The main area of impact, however, is expected to be industrial manufacturing and service industries. Relevant industries will include those involved in all areas of Information and Communication Technologies (ICT), together with printing, consumer electronics, construction, infrastructure, defence, energy, engineering, security, medicine and indeed systems companies providing information systems, for example for the financial, retail and medical sectors. Such industries will be at the heart of the digital economy, energy, healthcare, security and manufacturing fields. These industries have huge markets, for example the global consumer electronics market is expected to reach $2.97 trillion in 2020. The photonics sector itself represents a huge enterprise. The global photonics market was $510B in 2013 and is expected to grow to $766 billion in 2020. The UK has the fifth largest manufacturing base in electronics in the world, with annual turnover of £78 billion and employing 800,000 people (TechUK 2016). The UK photonics industry is also world leading with annual turnover of over £10.5 billion, employing 70,000 people and showing sustained growth of 6% to 8% per year over the last three decades (Hansard, 25 January 2017 Col. 122WH). As well as involving large companies, such as Airbus, Leonardo and ARM, there are over 10,000 UK SMEs in the electronics and photonics manufacturing sector, according to Innovate UK. Evidence of the entrepreneurial culture that exists and the potential for benefit to the UK economy from establishing the CDT includes the founding of companies such as Smart Holograms, PervasID, Light Blue Optics, Zinwave, Eight19 and Photon Design by staff and our former PhD students. Indeed, over 20 companies have been spun out in the last 10 years from the groups proposing this CDT.

The success of these industries has depended upon the availability of highly skilled researchers to drive innovation and competitive edge. 70% of survey respondents in the Hennik Annual Manufacturing Report 2017 reported difficulty in recruiting suitably skilled workers. Contributing to meeting this acute need will be the primary impact of the CEPS CDT.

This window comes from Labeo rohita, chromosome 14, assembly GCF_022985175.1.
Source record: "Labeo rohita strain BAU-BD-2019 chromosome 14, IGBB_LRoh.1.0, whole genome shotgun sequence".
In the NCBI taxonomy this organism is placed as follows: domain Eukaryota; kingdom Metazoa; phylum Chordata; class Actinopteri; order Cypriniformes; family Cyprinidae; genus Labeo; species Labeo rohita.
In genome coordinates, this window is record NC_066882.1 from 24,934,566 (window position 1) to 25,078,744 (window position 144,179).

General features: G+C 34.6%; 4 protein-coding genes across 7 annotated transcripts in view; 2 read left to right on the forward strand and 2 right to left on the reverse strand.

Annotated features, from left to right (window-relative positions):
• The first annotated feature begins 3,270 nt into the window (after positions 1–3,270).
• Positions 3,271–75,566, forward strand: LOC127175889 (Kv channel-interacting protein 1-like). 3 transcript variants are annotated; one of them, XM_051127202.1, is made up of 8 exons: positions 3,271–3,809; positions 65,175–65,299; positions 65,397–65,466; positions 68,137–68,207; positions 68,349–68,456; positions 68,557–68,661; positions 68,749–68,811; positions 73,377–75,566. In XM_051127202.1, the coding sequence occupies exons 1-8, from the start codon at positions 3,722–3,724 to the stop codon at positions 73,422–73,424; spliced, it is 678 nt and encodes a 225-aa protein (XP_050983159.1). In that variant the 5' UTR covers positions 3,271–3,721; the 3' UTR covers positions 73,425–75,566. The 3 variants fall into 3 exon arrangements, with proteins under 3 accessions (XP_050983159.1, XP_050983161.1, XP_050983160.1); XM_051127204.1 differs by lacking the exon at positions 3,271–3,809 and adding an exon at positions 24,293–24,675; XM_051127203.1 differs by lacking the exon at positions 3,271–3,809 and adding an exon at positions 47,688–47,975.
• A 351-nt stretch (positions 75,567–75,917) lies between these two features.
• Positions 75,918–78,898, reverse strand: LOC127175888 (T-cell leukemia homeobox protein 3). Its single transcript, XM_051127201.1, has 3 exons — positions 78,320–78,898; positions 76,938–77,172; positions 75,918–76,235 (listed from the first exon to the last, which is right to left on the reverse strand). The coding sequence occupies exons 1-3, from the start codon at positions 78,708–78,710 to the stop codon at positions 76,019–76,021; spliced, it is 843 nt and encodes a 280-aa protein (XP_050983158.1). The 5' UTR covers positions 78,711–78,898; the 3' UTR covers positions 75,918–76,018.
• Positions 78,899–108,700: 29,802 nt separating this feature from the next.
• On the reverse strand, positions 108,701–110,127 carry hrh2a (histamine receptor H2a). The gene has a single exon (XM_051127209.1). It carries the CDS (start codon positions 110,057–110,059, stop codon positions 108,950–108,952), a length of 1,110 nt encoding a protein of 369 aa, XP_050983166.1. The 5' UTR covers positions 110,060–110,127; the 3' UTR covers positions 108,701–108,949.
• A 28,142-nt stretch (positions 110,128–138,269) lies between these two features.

Centre research activities will contribute very strongly to research impact in the ICT area (Internet of Things (IoT), data centre interconnects, next generation access technologies, 5G+ network backhaul, converged photonic/electronic integration, quantum information processing etc), underpinning the Information and Communications Technologies (ICT) and Digital Economy themes and contributing strongly to the themes of Energy (low energy lighting, low energy large area photonic/electronics for e-posters and window shading, photovoltaics, energy efficient displays), Manufacturing the Future (integrated photonic and electronic circuits, smart materials processing with photonics, embedded intelligence and interconnects for Industry 4.0), Quantum Technologies (device and systems integration for quantum communications and information processing) Healthcare Technologies (optical coherence tomography, discrete and real time biosensing, personalised healthcare), Global Uncertainties and Living with Environmental Change (resilient converged communications, advanced sensing systems incorporating electronics with photonics).


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Studentship Projects

Project Reference Relationship Related To Start End Student Name
EP/S022139/1 01/10/2019 31/03/2028
2439049 Studentship EP/S022139/1 01/10/2020 30/09/2024 Farah Comis